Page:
One of Florida’s most popular warm season foliage plants is the caladium. This colorful, tropical species, which will grow in all areas of our state, is relatively inexpensive, and requires very little maintenance. Caladiums, with their wide variety of bright, contrasting colors, add a cool look to summer gardens.
Caladium is a genus of flowering plants in the family araceae. They are often known by the common name Elephant Ear, Heart of Jesus, and Angel Wings. There are over 1,000 named cultivars of caladium bicolor from the original South American plant.
Both “Fancy” and “Lance” leaved caladiums grow well in Florida. Fancy leaved caladiums, which are the most popular, have large, somewhat rounded leaves, and are available in a wised range of foliage color from pure white, with strongly contrasting green veins, to pink, rose, and red. Many of these have showy crimson crinkled centers and dark green veins. The lance leaved caladium is available in all of these colors too. But, its leaf shaped is narrow and elongated, rather than round. And the entire plant is somewhat smaller than the fancy leaved varieties. My information was proved by Emeritus Horticulture Specialist Dr. Robert Black, of the University of Florida’s Institute of Food and Agricultural Sciences.
Caladiums may be grown from tubers, or be planted as established specimens purchased in containers from nurseries or garden centers. Tubers should be planted about two inches deep and 18 inches apart. Established plants should be set at the same depth at which they were growing in their containers, and the spacing recommended for tubers. If your soil is quite sandy, amend it with organic matter before planting. Make sure the site has good drainage. Caladiums grow best in moist, but not soggy, soil. Too much water will cause roots to decay.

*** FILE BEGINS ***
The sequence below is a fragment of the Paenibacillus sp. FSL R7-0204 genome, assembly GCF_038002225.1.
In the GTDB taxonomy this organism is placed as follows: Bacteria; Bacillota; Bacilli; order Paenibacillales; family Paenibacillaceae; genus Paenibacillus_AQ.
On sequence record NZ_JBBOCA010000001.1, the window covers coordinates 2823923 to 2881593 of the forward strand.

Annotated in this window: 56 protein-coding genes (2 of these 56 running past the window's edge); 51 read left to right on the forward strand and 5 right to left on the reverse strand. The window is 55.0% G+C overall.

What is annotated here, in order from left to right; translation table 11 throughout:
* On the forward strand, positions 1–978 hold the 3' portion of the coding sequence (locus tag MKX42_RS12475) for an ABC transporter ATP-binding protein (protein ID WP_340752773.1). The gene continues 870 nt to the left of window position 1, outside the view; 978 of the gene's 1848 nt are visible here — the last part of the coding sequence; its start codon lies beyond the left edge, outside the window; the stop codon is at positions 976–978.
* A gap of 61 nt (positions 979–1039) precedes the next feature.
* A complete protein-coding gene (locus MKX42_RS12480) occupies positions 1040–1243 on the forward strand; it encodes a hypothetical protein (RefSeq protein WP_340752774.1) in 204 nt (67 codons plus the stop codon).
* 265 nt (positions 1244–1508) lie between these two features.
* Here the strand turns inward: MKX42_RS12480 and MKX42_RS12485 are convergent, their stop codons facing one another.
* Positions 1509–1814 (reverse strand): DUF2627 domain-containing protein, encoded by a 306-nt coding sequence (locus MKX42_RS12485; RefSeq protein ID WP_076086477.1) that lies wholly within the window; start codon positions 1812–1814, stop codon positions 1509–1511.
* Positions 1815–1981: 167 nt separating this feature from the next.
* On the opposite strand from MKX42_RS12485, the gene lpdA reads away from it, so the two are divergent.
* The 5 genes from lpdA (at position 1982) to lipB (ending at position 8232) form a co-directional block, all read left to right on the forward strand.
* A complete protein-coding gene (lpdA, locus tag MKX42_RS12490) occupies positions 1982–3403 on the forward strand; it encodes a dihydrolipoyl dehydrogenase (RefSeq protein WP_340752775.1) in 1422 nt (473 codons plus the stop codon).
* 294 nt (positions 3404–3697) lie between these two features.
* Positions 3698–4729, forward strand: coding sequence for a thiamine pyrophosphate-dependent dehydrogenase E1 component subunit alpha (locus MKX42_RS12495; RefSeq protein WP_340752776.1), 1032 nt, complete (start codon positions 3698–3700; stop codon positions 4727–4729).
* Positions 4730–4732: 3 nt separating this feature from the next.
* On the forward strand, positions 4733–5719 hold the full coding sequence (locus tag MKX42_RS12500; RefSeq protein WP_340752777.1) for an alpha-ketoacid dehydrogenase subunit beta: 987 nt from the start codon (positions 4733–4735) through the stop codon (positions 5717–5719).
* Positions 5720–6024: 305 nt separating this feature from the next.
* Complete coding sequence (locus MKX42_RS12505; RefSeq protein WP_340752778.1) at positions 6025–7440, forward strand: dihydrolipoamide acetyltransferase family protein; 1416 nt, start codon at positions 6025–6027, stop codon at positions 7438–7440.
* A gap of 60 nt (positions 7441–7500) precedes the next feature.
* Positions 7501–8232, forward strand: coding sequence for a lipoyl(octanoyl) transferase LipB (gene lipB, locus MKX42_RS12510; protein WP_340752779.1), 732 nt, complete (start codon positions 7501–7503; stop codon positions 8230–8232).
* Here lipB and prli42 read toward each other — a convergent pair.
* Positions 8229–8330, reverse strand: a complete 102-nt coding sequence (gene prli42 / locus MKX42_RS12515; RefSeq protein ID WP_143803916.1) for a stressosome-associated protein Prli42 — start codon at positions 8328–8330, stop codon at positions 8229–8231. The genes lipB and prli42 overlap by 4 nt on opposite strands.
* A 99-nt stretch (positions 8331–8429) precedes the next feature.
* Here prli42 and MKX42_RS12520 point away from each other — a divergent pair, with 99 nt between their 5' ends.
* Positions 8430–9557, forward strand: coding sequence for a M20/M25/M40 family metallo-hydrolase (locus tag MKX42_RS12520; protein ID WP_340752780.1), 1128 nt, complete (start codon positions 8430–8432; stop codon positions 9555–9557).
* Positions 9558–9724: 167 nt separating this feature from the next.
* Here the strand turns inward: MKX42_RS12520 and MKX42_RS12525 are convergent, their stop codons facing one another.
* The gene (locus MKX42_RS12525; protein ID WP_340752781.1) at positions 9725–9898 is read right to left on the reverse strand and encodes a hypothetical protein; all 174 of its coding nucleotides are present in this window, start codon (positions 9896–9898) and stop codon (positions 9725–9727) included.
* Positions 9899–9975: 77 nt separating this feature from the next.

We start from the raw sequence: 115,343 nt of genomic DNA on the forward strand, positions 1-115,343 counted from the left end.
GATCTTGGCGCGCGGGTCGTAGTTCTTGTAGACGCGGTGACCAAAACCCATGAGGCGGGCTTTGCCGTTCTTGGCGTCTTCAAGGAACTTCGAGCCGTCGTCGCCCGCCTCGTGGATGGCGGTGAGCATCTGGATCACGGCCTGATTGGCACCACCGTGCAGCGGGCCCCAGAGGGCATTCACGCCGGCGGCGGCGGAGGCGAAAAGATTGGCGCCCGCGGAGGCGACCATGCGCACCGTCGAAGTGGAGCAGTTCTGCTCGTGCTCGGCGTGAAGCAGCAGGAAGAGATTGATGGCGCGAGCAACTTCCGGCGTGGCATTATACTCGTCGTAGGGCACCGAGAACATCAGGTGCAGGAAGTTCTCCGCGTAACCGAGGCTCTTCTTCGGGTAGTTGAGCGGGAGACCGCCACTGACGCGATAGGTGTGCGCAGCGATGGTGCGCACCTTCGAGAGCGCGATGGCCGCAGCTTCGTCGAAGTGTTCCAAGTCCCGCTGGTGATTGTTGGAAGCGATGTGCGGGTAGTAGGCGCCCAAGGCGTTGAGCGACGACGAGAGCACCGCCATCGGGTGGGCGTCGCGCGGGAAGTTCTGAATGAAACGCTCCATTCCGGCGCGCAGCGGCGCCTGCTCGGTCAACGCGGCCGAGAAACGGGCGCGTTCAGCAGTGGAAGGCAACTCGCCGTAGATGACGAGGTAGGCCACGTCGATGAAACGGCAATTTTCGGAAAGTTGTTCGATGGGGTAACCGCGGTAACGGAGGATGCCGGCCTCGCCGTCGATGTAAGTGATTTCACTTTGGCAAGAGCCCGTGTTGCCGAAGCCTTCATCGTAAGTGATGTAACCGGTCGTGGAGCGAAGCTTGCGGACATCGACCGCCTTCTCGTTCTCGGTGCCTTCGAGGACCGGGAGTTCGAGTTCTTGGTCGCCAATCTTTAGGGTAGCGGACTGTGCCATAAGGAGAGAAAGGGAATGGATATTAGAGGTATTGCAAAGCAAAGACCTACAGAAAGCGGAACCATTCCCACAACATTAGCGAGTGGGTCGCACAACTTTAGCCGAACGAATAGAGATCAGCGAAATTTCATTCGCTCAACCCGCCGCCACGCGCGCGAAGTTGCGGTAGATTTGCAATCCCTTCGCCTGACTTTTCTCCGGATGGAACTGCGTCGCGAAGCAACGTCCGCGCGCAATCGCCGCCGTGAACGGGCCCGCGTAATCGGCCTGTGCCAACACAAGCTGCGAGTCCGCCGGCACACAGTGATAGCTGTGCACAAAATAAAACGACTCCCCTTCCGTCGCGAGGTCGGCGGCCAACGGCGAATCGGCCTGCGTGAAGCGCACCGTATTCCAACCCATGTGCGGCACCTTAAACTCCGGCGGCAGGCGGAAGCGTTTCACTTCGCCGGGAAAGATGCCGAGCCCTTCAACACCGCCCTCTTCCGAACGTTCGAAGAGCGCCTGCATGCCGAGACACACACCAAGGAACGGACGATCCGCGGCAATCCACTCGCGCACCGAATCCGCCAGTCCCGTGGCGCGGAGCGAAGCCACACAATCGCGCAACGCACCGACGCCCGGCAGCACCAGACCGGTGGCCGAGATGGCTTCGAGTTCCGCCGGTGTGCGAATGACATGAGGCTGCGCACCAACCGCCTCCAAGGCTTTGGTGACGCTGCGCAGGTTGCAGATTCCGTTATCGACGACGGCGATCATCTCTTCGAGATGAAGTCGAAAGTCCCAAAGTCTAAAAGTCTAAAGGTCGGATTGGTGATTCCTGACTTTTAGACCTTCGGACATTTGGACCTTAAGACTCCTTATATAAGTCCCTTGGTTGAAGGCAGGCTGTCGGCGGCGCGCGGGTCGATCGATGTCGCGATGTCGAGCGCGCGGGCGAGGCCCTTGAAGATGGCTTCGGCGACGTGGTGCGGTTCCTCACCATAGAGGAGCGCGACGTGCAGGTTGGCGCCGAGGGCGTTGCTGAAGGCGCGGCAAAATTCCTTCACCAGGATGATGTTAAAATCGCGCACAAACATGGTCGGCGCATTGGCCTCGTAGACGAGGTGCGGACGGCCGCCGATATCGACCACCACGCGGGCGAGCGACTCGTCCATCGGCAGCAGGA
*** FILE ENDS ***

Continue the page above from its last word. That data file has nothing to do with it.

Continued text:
Find somewhat shaded area in which to plant your caladiums because they can’t tolerate full summer sun. The ideal is considered to be 40 to 60 percent shade. Of course, they do need some sunshine an hour or two in the morning is best. Longer exposure tends to bleach caladium foliage of its attractive colors and limits plant growth as well.
Proper fertilization produces healthy, large leaved caladium plants. When growing caladiums in organic soils, spread 2 pounds of a complete fertilizer, such as an 8-8-8 or 10-10-10, per 100 square feet of bed area, four to six weeks after planting, and every two months during the growing season. For plants growing in sandy soil, where leaching is a problem, fertilizer should be added monthly.
Mulching the plant will help maintain necessary soil moisture and promote lush, healthy foliage development. If the soil is allowed to dry out, the plants will wilt rapidly.
Caladiums grow best at temperatures of 80 to 90 degrees Fahrenheit, and they make excellent house plants. For indoor culture, prepare a soil mix of one part sand and one part peat. Keep the soil moist, but not soggy. If a plant turns pale, or doesn’t seem to be growing well, try giving it some extra fertilizer.
Cut caladium leaves, are very popular as indoor decorations. The leaves will last several days if the freshly cut stems and plunged into hot, and then cold water. Keep the stems in the hot bath until the water turns lukewarm. Then place the cuttings in a bath of cold water.